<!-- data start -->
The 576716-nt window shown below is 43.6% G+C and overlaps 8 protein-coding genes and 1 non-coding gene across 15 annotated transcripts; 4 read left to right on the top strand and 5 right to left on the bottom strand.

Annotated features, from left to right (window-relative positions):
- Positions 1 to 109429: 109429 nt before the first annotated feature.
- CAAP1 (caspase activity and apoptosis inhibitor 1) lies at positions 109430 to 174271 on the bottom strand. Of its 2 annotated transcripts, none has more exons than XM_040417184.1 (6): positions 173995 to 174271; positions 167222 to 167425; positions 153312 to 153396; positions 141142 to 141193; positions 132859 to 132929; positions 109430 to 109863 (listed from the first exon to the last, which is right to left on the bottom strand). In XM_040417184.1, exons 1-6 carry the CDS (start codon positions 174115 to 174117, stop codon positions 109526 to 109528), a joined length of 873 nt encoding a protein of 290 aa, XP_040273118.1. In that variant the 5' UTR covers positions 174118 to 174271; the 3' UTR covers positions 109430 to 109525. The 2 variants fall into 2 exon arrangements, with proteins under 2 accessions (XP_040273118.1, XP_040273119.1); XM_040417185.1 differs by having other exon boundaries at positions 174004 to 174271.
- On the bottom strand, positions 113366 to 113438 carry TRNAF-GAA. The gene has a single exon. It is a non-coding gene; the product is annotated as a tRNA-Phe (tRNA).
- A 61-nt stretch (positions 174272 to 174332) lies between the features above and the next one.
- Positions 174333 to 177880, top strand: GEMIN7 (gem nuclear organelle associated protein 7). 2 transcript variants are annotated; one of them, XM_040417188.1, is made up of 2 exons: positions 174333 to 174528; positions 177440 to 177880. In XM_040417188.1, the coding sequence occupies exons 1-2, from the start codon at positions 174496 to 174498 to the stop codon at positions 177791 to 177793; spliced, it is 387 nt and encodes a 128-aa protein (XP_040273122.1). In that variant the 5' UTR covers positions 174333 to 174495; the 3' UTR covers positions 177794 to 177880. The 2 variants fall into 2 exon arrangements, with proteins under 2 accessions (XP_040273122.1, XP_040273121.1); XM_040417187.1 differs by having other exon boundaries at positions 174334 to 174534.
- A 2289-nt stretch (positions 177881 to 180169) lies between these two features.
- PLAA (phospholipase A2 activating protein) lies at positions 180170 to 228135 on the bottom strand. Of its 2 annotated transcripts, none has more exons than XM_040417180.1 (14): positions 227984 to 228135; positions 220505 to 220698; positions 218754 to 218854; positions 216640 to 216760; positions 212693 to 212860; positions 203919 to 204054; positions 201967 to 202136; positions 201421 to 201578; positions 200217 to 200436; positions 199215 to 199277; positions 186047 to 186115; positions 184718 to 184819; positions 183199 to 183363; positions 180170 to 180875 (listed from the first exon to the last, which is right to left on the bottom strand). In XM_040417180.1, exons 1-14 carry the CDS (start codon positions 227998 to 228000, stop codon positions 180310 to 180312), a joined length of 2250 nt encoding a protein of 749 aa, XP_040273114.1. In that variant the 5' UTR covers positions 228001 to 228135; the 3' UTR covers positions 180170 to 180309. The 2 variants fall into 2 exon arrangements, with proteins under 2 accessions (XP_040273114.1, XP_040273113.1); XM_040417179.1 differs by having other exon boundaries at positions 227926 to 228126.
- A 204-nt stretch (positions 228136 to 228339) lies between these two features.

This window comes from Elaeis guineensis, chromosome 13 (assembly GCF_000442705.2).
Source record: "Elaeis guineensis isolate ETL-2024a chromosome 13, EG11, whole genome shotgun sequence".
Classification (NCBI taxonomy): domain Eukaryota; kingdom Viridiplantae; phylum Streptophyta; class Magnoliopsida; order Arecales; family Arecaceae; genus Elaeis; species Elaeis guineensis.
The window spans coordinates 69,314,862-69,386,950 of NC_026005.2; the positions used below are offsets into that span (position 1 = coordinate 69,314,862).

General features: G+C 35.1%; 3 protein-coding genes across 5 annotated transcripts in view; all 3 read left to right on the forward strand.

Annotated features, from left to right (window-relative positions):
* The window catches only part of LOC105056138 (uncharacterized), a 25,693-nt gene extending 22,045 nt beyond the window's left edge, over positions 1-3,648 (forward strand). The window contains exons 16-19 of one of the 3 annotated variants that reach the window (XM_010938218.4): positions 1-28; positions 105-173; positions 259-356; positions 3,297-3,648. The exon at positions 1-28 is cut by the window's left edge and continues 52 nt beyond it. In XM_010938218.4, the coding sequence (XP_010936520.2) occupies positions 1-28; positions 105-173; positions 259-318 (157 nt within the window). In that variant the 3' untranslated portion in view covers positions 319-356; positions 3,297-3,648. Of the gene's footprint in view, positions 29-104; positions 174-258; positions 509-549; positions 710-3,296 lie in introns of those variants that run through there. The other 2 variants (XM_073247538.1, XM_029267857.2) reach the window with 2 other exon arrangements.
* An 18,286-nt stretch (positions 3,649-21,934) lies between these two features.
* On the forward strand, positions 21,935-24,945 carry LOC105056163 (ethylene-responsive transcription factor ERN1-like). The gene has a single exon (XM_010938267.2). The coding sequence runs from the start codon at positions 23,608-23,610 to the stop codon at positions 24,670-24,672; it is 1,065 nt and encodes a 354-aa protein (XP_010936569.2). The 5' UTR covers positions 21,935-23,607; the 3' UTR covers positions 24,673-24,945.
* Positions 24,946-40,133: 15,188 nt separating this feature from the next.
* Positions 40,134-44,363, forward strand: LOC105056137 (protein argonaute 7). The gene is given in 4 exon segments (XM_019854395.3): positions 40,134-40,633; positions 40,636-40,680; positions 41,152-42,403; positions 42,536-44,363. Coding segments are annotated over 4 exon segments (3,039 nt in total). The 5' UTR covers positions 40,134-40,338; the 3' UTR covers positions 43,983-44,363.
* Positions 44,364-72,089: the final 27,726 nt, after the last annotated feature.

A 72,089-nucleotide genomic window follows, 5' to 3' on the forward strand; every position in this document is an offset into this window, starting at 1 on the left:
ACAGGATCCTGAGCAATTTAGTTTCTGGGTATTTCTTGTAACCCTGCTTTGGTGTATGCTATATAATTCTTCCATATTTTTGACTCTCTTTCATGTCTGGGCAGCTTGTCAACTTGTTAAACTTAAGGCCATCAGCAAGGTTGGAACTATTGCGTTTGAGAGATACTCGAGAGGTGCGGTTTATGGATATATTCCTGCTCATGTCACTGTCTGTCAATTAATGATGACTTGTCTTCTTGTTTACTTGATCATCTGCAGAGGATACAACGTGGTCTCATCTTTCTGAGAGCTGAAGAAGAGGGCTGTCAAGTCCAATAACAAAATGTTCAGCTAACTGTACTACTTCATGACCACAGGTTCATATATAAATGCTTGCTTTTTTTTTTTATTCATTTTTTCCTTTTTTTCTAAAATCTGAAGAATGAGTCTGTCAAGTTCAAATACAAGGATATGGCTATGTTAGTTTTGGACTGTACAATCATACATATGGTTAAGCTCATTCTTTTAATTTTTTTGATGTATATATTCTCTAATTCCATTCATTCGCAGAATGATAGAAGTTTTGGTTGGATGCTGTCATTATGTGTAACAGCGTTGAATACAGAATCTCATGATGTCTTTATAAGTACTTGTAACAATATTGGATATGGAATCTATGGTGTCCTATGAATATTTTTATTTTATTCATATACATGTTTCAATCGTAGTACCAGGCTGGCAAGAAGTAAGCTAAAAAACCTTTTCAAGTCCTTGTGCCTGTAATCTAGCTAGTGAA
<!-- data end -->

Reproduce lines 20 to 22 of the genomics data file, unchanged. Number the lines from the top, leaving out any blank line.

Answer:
* Positions 24,946-40,133: 15,188 nt separating this feature from the next.
* Positions 40,134-44,363, forward strand: LOC105056137 (protein argonaute 7). The gene is given in 4 exon segments (XM_019854395.3): positions 40,134-40,633; positions 40,636-40,680; positions 41,152-42,403; positions 42,536-44,363. Coding segments are annotated over 4 exon segments (3,039 nt in total). The 5' UTR covers positions 40,134-40,338; the 3' UTR covers positions 43,983-44,363.
* Positions 44,364-72,089: the final 27,726 nt, after the last annotated feature.